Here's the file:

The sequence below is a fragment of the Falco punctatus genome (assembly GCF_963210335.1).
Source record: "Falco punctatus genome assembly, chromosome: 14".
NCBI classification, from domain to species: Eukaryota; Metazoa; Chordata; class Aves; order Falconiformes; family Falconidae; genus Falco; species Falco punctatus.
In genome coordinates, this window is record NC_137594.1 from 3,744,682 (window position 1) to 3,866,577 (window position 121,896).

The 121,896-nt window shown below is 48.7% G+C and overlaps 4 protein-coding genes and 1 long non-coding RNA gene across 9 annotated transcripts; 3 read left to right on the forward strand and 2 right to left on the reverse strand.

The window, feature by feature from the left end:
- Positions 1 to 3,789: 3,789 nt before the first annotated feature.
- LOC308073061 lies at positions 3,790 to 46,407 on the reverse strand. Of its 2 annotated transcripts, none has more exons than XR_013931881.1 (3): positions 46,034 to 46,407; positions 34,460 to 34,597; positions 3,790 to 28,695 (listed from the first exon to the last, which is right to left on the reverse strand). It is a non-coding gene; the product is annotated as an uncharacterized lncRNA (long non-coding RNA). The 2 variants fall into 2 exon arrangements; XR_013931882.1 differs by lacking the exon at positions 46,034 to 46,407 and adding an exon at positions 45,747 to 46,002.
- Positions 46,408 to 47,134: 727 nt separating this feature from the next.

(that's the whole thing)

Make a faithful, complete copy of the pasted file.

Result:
The sequence below is a fragment of the Falco punctatus genome (assembly GCF_963210335.1).
Source record: "Falco punctatus genome assembly, chromosome: 14".
NCBI classification, from domain to species: Eukaryota; Metazoa; Chordata; class Aves; order Falconiformes; family Falconidae; genus Falco; species Falco punctatus.
In genome coordinates, this window is record NC_137594.1 from 3,744,682 (window position 1) to 3,866,577 (window position 121,896).

The 121,896-nt window shown below is 48.7% G+C and overlaps 4 protein-coding genes and 1 long non-coding RNA gene across 9 annotated transcripts; 3 read left to right on the forward strand and 2 right to left on the reverse strand.

The window, feature by feature from the left end:
- Positions 1 to 3,789: 3,789 nt before the first annotated feature.
- LOC308073061 lies at positions 3,790 to 46,407 on the reverse strand. Of its 2 annotated transcripts, none has more exons than XR_013931881.1 (3): positions 46,034 to 46,407; positions 34,460 to 34,597; positions 3,790 to 28,695 (listed from the first exon to the last, which is right to left on the reverse strand). It is a non-coding gene; the product is annotated as an uncharacterized lncRNA (long non-coding RNA). The 2 variants fall into 2 exon arrangements; XR_013931882.1 differs by lacking the exon at positions 46,034 to 46,407 and adding an exon at positions 45,747 to 46,002.
- Positions 46,408 to 47,134: 727 nt separating this feature from the next.